The $65,000 Question: New CPUC President Faces Questions on Transparency

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The San Onofre Nuclear Generating Station seen from the beach south of San Clemente, California.  (David McNew/Getty Images)

“I plan to move the PUC forward with openness and transparency,” California Public Utilities Commission President Michael Picker wrote in an op-ed in the Sacramento Bee shortly after taking the helm at the embattled regulatory agency. “The way I work is that if there is a prohibition on having a conversation with somebody, I don’t have it.”

Picker was appointed by Gov. Jerry Brown to serve as the state’s top energy regulator in January after his predecessor, Michael Peevey, stepped down amid mounting controversy. Peevey is now the subject of state and federal investigations concerning alleged improper ties with utility companies, so Picker’s note of commitment to transparency early on appeared to signal a fresh start.

Eight months into his term, however, Picker is the subject of an ethics investigation and the target of a legislative inquiry that’s dragged on for more than four months.

As the San Diego Union-Tribune reported yesterday, Picker has become the subject of a formal investigation opened by the Fair Political Practices Commission, a state watchdog agency that enforces laws around lobbying, campaign finance, conflict of interest and other matters covered by the California Political Reform Act.

“On the record, all I can tell you is that this investigation is open, and it is regarding [Picker’s] behested payment report,” FPPC communications director Jay Wierenga explained in a phone interview.


Picker submitted the behested payment report, a filing required when a public official solicits $5,000 or more on behalf of a third party, on March 13. It lists donations made by a variety of organizations in attendance at a $250-per-plate gala held as a retirement party and tribute to Picker’s predecessor, former PUC president Peevey.

The swanky affair, which drew a roster of politically influential guests and was emceed by former San Francisco Mayor Willie Brown, was held in February at the Julia Morgan Ballroom in San Francisco. It also attracted a crowd of protesters.

Picker’s behested payment report discloses contributions of $5,000 apiece, collected at the dinner, from entities such as the International Brotherhood of Electrical Workers Local 1245 (the politically influential employee union of Pacific Gas & Electric Co.), Solar City, the California State Council of Laborers and other organizations.

Picker is listed as the public official who solicited the contributions, which totaled $65,000. According to the report, all of the proceeds went to UC Berkeley’s Goldman School of Public Policy, where Peevey had served as a member of the Board of Advisors. In light of the controversy surrounding Peevey, however, Goldman School Dean Henry Brady announced in March that the school would not accept the donation.

Brady said the event had not been intended as a fundraiser for the school: “We were merely to be the beneficiaries of excess funds generated by the event.” Spokespeople at UC Berkeley and the UC Office of the President said they did not know where the funding went after being declined by the Goldman School of Public Policy. According to Shelly Meron, a spokesperson at the UC Office of the President, "the UC systemwide office did not receive this donation."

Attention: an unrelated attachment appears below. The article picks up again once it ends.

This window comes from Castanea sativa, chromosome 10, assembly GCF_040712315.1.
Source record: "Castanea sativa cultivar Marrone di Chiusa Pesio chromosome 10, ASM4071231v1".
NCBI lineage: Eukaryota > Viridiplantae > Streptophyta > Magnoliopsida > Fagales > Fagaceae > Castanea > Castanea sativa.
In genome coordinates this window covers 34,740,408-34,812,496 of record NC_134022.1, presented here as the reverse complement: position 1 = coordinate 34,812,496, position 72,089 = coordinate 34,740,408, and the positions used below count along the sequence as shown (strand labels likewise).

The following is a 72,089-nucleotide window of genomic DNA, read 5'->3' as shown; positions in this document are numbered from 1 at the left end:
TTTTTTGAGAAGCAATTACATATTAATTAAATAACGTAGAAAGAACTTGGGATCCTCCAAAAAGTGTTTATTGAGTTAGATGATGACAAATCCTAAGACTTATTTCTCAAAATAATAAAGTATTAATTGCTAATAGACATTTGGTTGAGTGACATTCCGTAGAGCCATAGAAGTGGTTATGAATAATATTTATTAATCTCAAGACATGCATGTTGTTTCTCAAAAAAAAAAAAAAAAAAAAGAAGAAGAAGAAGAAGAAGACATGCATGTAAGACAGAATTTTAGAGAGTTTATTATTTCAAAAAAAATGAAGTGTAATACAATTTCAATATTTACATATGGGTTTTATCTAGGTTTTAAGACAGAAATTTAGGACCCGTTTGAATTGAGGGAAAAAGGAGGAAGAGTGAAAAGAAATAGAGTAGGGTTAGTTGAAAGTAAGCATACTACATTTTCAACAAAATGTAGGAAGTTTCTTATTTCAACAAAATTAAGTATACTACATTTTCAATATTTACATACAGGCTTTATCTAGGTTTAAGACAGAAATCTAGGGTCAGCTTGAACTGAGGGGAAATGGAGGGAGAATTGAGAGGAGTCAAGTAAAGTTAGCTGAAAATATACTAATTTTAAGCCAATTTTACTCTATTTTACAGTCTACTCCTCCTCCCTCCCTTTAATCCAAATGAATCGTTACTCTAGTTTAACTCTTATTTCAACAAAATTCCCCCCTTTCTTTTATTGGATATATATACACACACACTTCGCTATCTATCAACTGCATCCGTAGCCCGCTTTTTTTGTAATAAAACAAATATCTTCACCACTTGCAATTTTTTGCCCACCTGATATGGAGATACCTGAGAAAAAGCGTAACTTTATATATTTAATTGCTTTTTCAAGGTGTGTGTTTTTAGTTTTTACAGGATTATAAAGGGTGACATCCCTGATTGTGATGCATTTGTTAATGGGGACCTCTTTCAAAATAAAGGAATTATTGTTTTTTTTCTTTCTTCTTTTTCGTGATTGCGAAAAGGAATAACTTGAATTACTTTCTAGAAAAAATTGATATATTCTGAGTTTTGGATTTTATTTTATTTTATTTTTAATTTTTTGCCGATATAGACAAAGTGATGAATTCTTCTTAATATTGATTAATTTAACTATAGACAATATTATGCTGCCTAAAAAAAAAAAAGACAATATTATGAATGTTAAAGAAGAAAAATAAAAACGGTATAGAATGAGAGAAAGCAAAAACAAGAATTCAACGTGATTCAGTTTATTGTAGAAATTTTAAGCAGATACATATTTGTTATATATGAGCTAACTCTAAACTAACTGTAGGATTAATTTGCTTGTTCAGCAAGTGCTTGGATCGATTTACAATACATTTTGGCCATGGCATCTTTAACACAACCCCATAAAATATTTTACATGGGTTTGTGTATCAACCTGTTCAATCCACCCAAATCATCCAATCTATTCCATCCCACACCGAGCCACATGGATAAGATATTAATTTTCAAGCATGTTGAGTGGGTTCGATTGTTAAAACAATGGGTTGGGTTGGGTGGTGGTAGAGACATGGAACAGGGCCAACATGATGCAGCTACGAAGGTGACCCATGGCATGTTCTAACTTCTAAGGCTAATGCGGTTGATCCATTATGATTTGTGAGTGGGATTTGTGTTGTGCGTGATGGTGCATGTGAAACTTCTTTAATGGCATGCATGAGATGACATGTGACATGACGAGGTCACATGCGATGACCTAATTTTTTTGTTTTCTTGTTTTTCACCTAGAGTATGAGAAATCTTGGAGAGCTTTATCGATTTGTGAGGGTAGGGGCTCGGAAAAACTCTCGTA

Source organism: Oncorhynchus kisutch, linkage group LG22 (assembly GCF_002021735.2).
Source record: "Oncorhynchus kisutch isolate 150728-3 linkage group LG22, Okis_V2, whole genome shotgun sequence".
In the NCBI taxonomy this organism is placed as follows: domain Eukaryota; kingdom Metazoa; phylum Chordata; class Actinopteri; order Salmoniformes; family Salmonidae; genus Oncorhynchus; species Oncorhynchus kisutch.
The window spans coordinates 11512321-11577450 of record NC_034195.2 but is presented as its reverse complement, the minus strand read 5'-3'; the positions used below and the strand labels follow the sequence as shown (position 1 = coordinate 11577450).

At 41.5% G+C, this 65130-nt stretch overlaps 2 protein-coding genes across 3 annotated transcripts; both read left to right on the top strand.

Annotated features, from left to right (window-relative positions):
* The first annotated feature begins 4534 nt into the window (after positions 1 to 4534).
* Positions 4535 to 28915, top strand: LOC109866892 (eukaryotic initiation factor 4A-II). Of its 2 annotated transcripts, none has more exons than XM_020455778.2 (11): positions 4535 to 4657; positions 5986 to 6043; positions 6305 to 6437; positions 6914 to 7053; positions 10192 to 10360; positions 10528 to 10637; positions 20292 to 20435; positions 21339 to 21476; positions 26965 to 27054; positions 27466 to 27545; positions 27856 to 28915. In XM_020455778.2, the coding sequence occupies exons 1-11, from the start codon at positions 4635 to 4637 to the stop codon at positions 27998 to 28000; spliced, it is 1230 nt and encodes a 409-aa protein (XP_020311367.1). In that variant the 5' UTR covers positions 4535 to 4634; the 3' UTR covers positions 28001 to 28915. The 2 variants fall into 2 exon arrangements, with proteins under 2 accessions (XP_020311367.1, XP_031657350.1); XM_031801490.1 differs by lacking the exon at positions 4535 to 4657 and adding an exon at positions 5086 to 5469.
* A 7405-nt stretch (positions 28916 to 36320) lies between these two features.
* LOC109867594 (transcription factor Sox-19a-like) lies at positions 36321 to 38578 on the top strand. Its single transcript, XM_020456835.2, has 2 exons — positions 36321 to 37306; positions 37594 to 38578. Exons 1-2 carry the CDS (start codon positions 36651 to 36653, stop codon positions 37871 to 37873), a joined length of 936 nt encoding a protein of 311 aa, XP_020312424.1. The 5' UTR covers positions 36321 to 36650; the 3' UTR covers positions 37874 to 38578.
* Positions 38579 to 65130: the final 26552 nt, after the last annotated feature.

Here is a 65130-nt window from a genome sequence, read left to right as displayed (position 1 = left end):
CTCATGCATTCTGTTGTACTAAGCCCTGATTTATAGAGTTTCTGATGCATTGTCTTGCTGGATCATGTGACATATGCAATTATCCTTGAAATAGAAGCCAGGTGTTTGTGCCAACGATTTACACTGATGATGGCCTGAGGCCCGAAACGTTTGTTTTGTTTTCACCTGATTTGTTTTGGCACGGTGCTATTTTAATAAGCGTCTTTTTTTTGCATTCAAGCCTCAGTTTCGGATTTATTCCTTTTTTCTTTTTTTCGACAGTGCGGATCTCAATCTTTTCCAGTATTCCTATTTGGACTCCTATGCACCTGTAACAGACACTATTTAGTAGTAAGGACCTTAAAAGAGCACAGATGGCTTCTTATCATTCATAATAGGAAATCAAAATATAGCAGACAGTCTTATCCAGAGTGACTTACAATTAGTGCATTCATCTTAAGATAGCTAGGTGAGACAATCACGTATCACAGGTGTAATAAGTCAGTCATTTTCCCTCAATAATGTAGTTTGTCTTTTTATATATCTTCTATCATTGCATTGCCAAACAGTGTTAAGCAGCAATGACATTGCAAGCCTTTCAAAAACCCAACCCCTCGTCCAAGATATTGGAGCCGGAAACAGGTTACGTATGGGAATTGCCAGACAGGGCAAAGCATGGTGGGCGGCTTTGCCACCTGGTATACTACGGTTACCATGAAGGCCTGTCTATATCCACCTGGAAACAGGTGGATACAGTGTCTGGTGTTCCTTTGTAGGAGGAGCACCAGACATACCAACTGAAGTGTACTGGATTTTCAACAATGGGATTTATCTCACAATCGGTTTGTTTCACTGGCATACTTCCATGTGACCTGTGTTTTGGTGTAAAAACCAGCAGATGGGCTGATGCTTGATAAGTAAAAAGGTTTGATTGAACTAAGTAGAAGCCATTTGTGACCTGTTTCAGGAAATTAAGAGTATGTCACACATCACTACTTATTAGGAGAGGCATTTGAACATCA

So where did the $65,000 go? It isn't formally documented anywhere. Constance Gordon, a CPUC spokeswoman, indicated that she was unable to determine where the donations went. At the same time, she said Picker would comply with the FPPC's request for more information.

Don Solem, president of public relations firm Solem & Associates, helped organize the Peevey tribute dinner as a co-chair. In an interview he explained that once the funds were declined by the Goldman School of Public Policy, they were divided up between various nonprofits that work on educational, charitable and social-service issues. "It didn't go to anything political," Solem said.

In a separate battle relating to transparency, the chair of the Assembly Committee on Utilities and Commerce has asked Picker to disclose email records relating to the San Onofre Nuclear Generating Station (SONGS) decommissioning deal in March. After months of exchanges, Picker has not provided any of the requested information.

Questions surrounding the decommissioning deal arose when evidence of private dealmaking surfaced between the plant operator, Southern California Edison, and some members of the CPUC. The nuclear plant was shut down after faulty steam generators caused a small radioactive leak, and the decommissioning deal arising from the shutdown resulted in ratepayers footing the bill for a $4.7 billion settlement.

Assemblyman Anthony Rendon, who chairs the Assembly Committee on Utilities and Commerce, fired off a legislative inquiry March 19 directing Picker to provide to the Assembly committee without delay “all internal and external emails relative to the SONGS, the investigation of the steam generators at SONGS, and the potential settlement or eventual settlement of the SONGS decommissioning with the CPUC.”

But in his most recent response in a chain of correspondence, sent July 24, Picker essentially telegraphed to Rendon that he would not be receiving the information anytime soon. He said he was following "strict prohibitions on release of information provided to the commission from the utilities," citing a section of PUC code that also included "the prospect of criminal liability for ... making an improper disclosure."

Rendon had set a deadline of July 31, but that date came and went without any records being provided. Rendon is expected to make another attempt this week to require the disclosure of records.

Note: This post has been updated from an original version to reflect the comments of Don Solem.